A historic prison which has operated in a castle for centuries looks set to close.
Lancaster Castle, parts of which date back to the 12th century, is thought to be the only prison and court still operating in a medieval castle.
But the building in the city centre is also a popular tourist destination and theatre venue, which is said to have become outdated and too expensive to maintain.
Talks are currently taking place between the Ministry of Justice, Lancaster Council and the Duchy of Lancaster, which owns the castle, about ending its use as a prison.
A spokesman for the Ministry of Justice, said: “We have entered discussions with the Duchy of Lancaster and the local council about the future of HMP Lancaster Castle because it is outdated and expensive to run.
“As the previous Chief Inspector of Prisons made clear, it is difficult to run a modern training prison in a medieval castle.
“If an agreement is reached to return the prison to the Duchy of Lancaster, which owns the site, we will relocate directly employed NOMS staff to nearby establishments and make arrangements to place prisoners in more suitable accommodation.
“We need prisons to be places where staff are able to effectively rehabilitate prisoners to stop them re-offending and where capacity requirements are met more efficiently to improve value for money for the taxpayer.”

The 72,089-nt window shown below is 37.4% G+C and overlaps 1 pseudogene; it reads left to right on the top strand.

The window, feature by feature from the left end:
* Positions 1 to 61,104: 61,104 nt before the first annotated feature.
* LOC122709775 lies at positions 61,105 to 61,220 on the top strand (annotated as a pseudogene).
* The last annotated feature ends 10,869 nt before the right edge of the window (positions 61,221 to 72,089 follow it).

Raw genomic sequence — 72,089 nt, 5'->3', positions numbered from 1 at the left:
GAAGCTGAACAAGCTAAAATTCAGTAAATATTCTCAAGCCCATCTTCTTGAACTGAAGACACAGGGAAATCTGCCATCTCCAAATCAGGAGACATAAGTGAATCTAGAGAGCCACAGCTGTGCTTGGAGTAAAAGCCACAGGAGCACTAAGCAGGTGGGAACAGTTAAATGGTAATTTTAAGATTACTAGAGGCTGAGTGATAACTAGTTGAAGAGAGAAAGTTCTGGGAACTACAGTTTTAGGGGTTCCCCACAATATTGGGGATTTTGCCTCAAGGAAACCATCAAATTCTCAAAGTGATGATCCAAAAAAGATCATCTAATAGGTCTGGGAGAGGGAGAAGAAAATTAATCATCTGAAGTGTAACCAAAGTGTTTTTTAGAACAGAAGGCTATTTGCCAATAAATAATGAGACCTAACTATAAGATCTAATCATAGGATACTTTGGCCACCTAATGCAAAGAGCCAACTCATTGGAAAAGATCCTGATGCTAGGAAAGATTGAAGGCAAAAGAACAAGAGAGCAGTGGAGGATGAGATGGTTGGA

But Steve Baines, a national executive committee member of the Prison Officers’ Association, said it would be wrong to close the prison.
He said: “We are a bit disappointed they are looking to close what is a high performing prison.
“It is the highest performing Category C prison in England and Wales and the fifth highest performer in total.
“It has had a positive chief inspector’s report and it is achieving all its targets.
“What they are saying is because it is in a castle, it is perhaps not fit for purpose, but if it is not fit for purpose why is it performing so well?”
Mark Cullinan, chief executive of Lancaster Council, said: “In 2006 the Lancaster and Morecambe Vision Board, of which Lancaster Council is a member, launched a consultation on the vision for the future economic prosperity of the district.
“It recognises that Lancaster Castle has the potential to be transformed into a major tourist attraction which could attract significant complimentary private sector investment and that this would be a highly valued development for Lancaster.
“Even though we live in difficult times, Lancaster Council strongly supports this vision for Lancaster Castle and is enthusiastic about contributing to talks that can take this forward.”
Among the most well-known historical figures to have been held at Lancaster Castle were the Pendle Witches almost 400 years ago, who have since been the subject of various films.
In 1612 10 women were sentenced to death and hanged on the moor above the town. Others were given prison sentences. Father Edmund Arrowsmith was held there before his execution after he held a Mass in 1628 and George Fox, founder of the Quaker movement, was also held in the castle in 1664.